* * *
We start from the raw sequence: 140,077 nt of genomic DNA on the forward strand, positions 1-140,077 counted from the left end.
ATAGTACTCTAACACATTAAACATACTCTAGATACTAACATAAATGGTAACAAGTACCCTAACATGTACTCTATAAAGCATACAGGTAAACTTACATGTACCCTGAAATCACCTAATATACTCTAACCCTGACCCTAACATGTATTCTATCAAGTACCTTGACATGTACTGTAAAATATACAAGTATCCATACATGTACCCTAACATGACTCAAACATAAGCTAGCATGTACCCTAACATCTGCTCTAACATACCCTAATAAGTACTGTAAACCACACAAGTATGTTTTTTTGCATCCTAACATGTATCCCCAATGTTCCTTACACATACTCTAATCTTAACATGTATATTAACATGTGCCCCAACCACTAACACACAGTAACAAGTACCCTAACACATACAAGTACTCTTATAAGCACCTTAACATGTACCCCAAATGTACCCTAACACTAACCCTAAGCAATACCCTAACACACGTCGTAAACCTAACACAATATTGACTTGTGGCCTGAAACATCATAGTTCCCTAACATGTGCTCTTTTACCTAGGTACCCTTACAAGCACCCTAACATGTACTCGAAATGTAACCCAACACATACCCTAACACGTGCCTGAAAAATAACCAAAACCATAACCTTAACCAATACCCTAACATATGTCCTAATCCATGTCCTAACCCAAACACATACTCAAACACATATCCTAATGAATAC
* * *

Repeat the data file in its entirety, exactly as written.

We start from the raw sequence: 140,077 nt of genomic DNA on the forward strand, positions 1-140,077 counted from the left end.
ATAGTACTCTAACACATTAAACATACTCTAGATACTAACATAAATGGTAACAAGTACCCTAACATGTACTCTATAAAGCATACAGGTAAACTTACATGTACCCTGAAATCACCTAATATACTCTAACCCTGACCCTAACATGTATTCTATCAAGTACCTTGACATGTACTGTAAAATATACAAGTATCCATACATGTACCCTAACATGACTCAAACATAAGCTAGCATGTACCCTAACATCTGCTCTAACATACCCTAATAAGTACTGTAAACCACACAAGTATGTTTTTTTGCATCCTAACATGTATCCCCAATGTTCCTTACACATACTCTAATCTTAACATGTATATTAACATGTGCCCCAACCACTAACACACAGTAACAAGTACCCTAACACATACAAGTACTCTTATAAGCACCTTAACATGTACCCCAAATGTACCCTAACACTAACCCTAAGCAATACCCTAACACACGTCGTAAACCTAACACAATATTGACTTGTGGCCTGAAACATCATAGTTCCCTAACATGTGCTCTTTTACCTAGGTACCCTTACAAGCACCCTAACATGTACTCGAAATGTAACCCAACACATACCCTAACACGTGCCTGAAAAATAACCAAAACCATAACCTTAACCAATACCCTAACATATGTCCTAATCCATGTCCTAACCCAAACACATACTCAAACACATATCCTAATGAATAC